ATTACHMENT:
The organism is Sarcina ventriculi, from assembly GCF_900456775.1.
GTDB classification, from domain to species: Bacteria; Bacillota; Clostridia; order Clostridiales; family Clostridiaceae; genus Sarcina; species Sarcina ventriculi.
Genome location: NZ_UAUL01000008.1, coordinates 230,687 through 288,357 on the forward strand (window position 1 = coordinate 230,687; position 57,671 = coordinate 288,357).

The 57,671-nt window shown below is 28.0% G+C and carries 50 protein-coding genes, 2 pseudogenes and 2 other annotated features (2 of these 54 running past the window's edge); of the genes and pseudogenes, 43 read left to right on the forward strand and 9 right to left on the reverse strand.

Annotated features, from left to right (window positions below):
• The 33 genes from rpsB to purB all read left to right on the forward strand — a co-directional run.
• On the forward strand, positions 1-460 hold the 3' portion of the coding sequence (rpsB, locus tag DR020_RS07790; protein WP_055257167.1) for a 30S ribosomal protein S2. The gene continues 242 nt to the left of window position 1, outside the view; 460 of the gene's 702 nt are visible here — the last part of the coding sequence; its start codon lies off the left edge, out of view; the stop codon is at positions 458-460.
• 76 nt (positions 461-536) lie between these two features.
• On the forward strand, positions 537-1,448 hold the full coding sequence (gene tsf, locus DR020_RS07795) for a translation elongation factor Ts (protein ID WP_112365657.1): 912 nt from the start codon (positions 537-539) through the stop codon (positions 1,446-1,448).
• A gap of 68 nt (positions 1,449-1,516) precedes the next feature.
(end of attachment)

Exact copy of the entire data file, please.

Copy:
The organism is Sarcina ventriculi, from assembly GCF_900456775.1.
GTDB classification, from domain to species: Bacteria; Bacillota; Clostridia; order Clostridiales; family Clostridiaceae; genus Sarcina; species Sarcina ventriculi.
Genome location: NZ_UAUL01000008.1, coordinates 230,687 through 288,357 on the forward strand (window position 1 = coordinate 230,687; position 57,671 = coordinate 288,357).

The 57,671-nt window shown below is 28.0% G+C and carries 50 protein-coding genes, 2 pseudogenes and 2 other annotated features (2 of these 54 running past the window's edge); of the genes and pseudogenes, 43 read left to right on the forward strand and 9 right to left on the reverse strand.

Annotated features, from left to right (window positions below):
• The 33 genes from rpsB to purB all read left to right on the forward strand — a co-directional run.
• On the forward strand, positions 1-460 hold the 3' portion of the coding sequence (rpsB, locus tag DR020_RS07790; protein WP_055257167.1) for a 30S ribosomal protein S2. The gene continues 242 nt to the left of window position 1, outside the view; 460 of the gene's 702 nt are visible here — the last part of the coding sequence; its start codon lies off the left edge, out of view; the stop codon is at positions 458-460.
• 76 nt (positions 461-536) lie between these two features.
• On the forward strand, positions 537-1,448 hold the full coding sequence (gene tsf, locus DR020_RS07795) for a translation elongation factor Ts (protein ID WP_112365657.1): 912 nt from the start codon (positions 537-539) through the stop codon (positions 1,446-1,448).
• A gap of 68 nt (positions 1,449-1,516) precedes the next feature.